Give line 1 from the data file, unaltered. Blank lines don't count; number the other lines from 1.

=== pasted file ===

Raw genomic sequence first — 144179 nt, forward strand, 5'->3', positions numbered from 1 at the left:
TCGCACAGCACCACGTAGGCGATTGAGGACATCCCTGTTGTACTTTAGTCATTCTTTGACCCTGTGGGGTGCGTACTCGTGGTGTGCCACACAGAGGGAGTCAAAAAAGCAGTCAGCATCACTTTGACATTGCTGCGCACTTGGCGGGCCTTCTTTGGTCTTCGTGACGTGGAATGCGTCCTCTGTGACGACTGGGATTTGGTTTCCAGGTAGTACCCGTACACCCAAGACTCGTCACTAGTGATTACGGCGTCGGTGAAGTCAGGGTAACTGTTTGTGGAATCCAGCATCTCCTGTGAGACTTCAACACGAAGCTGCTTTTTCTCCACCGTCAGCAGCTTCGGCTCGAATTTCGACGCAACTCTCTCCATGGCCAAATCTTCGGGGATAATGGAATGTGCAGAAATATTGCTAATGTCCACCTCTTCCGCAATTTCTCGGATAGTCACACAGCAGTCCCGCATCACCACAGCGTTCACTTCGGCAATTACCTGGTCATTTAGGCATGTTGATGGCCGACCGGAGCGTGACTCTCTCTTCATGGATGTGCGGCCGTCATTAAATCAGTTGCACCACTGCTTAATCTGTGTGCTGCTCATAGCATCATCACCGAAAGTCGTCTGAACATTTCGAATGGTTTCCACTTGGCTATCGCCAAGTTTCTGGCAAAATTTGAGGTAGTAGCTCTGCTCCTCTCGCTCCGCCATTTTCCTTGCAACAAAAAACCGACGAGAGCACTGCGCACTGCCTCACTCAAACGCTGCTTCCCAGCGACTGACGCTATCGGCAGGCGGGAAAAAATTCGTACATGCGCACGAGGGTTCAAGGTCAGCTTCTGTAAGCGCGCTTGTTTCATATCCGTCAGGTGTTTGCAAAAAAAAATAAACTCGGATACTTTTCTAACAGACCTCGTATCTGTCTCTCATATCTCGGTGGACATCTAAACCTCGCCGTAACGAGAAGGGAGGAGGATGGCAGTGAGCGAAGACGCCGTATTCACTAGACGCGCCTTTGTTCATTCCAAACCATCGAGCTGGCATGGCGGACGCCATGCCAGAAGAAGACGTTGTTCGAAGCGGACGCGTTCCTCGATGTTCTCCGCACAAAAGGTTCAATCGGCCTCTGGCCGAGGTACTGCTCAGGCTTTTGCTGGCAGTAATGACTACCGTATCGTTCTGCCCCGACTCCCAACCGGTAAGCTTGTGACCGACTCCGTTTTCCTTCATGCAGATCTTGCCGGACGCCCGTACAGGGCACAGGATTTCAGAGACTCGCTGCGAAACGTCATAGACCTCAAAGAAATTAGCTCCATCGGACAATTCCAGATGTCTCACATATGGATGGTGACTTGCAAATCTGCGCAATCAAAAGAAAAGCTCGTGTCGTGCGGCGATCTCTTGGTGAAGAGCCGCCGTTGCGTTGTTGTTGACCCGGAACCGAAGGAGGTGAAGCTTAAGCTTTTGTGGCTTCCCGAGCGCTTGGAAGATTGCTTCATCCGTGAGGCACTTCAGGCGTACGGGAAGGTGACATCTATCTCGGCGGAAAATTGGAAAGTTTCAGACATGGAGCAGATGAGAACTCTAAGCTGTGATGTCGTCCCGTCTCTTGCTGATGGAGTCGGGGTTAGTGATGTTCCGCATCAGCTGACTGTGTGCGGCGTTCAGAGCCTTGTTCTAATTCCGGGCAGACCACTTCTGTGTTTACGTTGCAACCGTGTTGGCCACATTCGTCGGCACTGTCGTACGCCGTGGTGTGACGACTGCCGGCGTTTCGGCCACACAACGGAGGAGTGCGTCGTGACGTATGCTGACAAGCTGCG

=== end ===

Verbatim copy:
Raw genomic sequence first — 144179 nt, forward strand, 5'->3', positions numbered from 1 at the left: